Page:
Dezeen Magazine

House in Buchberg by Gus Wüstemann

Gus Wüstemann Architects tops barn-like home with overhanging roof

A large overhanging roof stands above this house that Gus Wüstemann Architects designed in the village of Buchberg, Switzerland.

Wüstemann adapted the form and materiality of the local gabled farm buildings that surround the Swiss village, near Zurich, to create a four-bedroom home that has a concrete frame and a wooden roof.

"We transformed the traditional wooden structure of a barn into a skeleton of concrete with a wooden roof, giving wider dimensions with less structural height," explained Gus Wüstemann, founder of Gus Wüstemann Architects.

House is Switzerland by Gus Wüstemann Architects
An open-plan kitchen is located on the ground floor

A spacious, open-plan kitchen and dining room, which is sheltered under the large gabled roof, occupies almost the entirety of the ground floor.

A series of retractable glass panels can be moved to open up the space to create what the architect describes as a pavilion-like feel.

Open-plan ground floor kitchen in house
It can be opened up onto a terrace

"The concept was to have a gable roof covering an open ground floor of which half of it is outside space, like a barn, so in the summer the living area doubles," Wüstemann told Dezeen.

"When all the wooden sliding windows are open, it feels as there is only a roof, like a pavilion."

Gus Wüstemann Architects
The studio described the space as pavilion-like

Separated from the open-plan kitchen by a staircase is a smaller living room that has a built-in concrete fireplace and window seat.

These stairs lead down to the basement, which contains a garage and study, and up to the four bedrooms that are contained within the roof space.

Sitting room with concrete fire place
The living room has a concrete fire place

Throughout the project, Gus Wüstemann Architects limited the finishes to a combination of raw concrete and timber.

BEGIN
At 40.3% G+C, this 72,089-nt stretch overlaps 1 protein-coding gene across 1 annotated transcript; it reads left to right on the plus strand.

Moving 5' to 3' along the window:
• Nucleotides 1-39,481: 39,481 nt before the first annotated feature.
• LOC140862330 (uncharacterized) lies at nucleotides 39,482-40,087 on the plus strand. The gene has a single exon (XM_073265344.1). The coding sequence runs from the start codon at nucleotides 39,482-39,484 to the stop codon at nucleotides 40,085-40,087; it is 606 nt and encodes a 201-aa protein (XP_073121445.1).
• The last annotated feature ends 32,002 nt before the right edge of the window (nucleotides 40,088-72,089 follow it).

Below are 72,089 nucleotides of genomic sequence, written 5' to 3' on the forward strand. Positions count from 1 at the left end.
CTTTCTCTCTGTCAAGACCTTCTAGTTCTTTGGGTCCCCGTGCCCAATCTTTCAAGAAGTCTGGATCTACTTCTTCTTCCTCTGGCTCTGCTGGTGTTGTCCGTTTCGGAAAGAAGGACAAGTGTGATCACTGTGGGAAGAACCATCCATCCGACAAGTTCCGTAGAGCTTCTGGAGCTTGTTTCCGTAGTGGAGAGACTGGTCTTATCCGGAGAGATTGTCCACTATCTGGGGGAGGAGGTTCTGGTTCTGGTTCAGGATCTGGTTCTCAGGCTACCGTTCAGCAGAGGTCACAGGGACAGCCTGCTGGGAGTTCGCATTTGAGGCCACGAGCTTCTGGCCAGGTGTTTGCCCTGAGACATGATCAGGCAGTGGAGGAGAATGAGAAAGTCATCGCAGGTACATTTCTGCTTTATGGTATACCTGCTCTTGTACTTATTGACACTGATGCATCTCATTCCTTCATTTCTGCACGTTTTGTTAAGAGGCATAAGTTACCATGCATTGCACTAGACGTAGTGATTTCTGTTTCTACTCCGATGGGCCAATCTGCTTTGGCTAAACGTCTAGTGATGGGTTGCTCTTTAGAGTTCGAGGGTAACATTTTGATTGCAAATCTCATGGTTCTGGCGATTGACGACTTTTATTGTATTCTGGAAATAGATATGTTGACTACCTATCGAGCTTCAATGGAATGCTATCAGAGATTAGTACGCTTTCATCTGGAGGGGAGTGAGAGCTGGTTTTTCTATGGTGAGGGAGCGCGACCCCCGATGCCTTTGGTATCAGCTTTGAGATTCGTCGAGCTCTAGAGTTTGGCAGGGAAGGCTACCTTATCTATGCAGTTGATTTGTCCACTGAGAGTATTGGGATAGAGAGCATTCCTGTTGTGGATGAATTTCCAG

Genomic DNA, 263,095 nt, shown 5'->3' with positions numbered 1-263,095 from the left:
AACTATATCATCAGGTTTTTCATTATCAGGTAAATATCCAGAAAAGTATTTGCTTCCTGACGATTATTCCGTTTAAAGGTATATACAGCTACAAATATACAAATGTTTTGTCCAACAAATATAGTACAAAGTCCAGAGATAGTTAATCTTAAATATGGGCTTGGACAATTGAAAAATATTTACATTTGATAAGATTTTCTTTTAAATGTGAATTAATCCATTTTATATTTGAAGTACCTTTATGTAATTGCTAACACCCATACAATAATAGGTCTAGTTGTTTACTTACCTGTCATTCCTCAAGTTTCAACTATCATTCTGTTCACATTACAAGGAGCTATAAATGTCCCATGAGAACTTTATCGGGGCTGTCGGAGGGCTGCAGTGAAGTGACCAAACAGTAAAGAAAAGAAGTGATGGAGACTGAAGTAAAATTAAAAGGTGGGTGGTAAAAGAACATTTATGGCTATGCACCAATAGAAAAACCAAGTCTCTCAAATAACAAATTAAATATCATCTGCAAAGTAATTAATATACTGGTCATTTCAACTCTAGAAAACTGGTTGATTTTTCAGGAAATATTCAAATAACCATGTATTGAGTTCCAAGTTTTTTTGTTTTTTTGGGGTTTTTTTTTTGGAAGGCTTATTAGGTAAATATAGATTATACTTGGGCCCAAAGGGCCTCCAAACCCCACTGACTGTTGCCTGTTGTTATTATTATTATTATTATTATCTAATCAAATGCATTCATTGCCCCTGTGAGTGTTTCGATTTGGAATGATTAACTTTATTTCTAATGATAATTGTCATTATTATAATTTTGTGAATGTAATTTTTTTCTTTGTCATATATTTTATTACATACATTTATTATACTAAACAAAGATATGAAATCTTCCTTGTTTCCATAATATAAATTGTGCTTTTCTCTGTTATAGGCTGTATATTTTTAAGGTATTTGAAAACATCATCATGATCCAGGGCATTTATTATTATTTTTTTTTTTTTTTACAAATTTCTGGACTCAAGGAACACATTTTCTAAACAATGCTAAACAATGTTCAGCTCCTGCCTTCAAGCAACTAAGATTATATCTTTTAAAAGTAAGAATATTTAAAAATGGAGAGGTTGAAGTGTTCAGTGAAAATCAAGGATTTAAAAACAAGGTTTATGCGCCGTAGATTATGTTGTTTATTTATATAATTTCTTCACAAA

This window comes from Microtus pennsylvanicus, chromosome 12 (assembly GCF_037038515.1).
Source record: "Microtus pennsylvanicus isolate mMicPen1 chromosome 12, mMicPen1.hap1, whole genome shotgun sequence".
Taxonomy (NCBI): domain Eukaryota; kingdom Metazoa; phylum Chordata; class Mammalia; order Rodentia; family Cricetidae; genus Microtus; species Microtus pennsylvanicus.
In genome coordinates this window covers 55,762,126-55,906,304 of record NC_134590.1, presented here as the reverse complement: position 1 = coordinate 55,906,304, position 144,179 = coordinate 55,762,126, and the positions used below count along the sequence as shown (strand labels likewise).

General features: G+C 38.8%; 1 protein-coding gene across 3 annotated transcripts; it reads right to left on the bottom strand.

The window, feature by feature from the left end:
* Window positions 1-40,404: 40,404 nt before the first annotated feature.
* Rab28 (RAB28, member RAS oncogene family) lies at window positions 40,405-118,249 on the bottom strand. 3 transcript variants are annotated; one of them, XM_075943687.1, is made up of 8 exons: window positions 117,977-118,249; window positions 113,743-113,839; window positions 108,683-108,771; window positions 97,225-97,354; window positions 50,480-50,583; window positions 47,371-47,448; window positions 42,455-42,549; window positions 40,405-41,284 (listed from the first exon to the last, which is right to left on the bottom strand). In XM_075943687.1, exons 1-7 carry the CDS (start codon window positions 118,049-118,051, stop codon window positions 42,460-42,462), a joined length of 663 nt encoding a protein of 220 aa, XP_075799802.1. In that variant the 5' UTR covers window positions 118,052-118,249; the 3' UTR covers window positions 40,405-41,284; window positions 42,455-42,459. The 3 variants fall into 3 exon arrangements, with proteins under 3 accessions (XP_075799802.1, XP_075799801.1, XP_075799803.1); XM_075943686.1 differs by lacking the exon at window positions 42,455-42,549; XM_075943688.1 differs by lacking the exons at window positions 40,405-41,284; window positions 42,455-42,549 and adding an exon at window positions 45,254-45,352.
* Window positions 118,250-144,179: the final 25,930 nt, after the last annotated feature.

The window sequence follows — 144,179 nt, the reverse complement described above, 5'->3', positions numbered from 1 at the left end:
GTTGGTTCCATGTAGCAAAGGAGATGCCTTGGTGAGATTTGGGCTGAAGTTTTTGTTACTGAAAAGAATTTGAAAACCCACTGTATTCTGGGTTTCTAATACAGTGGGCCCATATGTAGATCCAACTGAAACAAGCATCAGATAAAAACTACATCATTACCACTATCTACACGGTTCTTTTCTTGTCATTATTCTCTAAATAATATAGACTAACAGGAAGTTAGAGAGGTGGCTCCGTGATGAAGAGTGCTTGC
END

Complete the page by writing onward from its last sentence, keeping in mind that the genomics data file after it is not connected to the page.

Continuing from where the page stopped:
According to the studio, these materials help to give the building a more barn-like aesthetic and reduce the feeling of domesticity.

Wooden corridor
The upper floor is finished with wood

"The rawness and pragmatism of just having the two materials wood and concrete refers to a simple, almost industrial aesthetic of a barn. It's a reference to craftsmanship, how is it made," explained Wüsteman.

"The absence of residential connotations leaves more freedom for experiencing space."

Bedrooms in Swiss house
Bedrooms are located in the roof

Although the majority of the ground floor is concrete, Wüsteman doesn't believe that this gives the house a cold feeling.

"I never felt a combination of concrete and wood could be cold," he said. "Obviously people react differently and sometimes we have prejudices because of things we were told."

"The photos were taken on a foggy day in the fall – maybe the picture of the house taken from the street could give that impression, concrete and fog – melancholic," he continued.

House in the village of Buchberg
The house is located in the village of Buchberg

Wüstemann founded his Zurich-based studio in 1997 and has completed numerous projects in the city. These include an affordable apartment block almost entirely from concrete, dividing a 19th-century building into nine flats and using raw concrete to create a home and poolhouse overlooking Lake Zurich.

Photography is by Bruno Helbling.

Project credits:

Architect: Gus Wüstemann Architects
Team: Bianca Kilian, Daniel Pelach, Panagiota Sarantinoudi
Civil engineer: Born Partner
HLSK planner: Frei + Partner
Building physicists: Gartenmann Engineering AG

More images

House in Buchberg by Gus Wüstemann
Ground floor plan
House in Buchberg by Gus Wüstemann
First floor plan
House in Buchberg by Gus Wüstemann
Basement plan
House in Buchberg by Gus Wüstemann
House in Buchberg by Gus Wüstemann
House in Buchberg by Gus Wüstemann
House in Buchberg by Gus Wüstemann
House in Buchberg by Gus Wüstemann
House in Buchberg by Gus Wüstemann
House in Buchberg by Gus Wüstemann